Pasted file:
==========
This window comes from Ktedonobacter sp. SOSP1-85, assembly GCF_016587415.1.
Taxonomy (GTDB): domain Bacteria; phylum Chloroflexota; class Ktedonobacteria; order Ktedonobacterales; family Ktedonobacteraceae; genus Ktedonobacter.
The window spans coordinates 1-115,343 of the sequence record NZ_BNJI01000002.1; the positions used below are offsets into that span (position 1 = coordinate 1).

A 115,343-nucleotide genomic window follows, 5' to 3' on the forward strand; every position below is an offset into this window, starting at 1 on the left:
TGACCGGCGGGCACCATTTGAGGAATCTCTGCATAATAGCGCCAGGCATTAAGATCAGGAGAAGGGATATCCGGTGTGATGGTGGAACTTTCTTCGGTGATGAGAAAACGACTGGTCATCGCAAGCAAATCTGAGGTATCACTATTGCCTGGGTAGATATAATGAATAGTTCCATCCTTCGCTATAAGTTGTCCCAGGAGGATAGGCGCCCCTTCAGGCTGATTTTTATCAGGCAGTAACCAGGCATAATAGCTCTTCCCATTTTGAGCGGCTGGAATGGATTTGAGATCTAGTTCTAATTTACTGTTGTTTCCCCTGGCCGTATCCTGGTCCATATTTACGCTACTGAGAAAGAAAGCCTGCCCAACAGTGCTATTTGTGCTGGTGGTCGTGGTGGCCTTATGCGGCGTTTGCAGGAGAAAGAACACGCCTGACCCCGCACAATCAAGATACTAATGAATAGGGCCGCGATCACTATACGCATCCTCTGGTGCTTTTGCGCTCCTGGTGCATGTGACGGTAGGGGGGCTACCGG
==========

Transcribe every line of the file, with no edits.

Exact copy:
This window comes from Ktedonobacter sp. SOSP1-85, assembly GCF_016587415.1.
Taxonomy (GTDB): domain Bacteria; phylum Chloroflexota; class Ktedonobacteria; order Ktedonobacterales; family Ktedonobacteraceae; genus Ktedonobacter.
The window spans coordinates 1-115,343 of the sequence record NZ_BNJI01000002.1; the positions used below are offsets into that span (position 1 = coordinate 1).

A 115,343-nucleotide genomic window follows, 5' to 3' on the forward strand; every position below is an offset into this window, starting at 1 on the left:
TGACCGGCGGGCACCATTTGAGGAATCTCTGCATAATAGCGCCAGGCATTAAGATCAGGAGAAGGGATATCCGGTGTGATGGTGGAACTTTCTTCGGTGATGAGAAAACGACTGGTCATCGCAAGCAAATCTGAGGTATCACTATTGCCTGGGTAGATATAATGAATAGTTCCATCCTTCGCTATAAGTTGTCCCAGGAGGATAGGCGCCCCTTCAGGCTGATTTTTATCAGGCAGTAACCAGGCATAATAGCTCTTCCCATTTTGAGCGGCTGGAATGGATTTGAGATCTAGTTCTAATTTACTGTTGTTTCCCCTGGCCGTATCCTGGTCCATATTTACGCTACTGAGAAAGAAAGCCTGCCCAACAGTGCTATTTGTGCTGGTGGTCGTGGTGGCCTTATGCGGCGTTTGCAGGAGAAAGAACACGCCTGACCCCGCACAATCAAGATACTAATGAATAGGGCCGCGATCACTATACGCATCCTCTGGTGCTTTTGCGCTCCTGGTGCATGTGACGGTAGGGGGGCTACCGG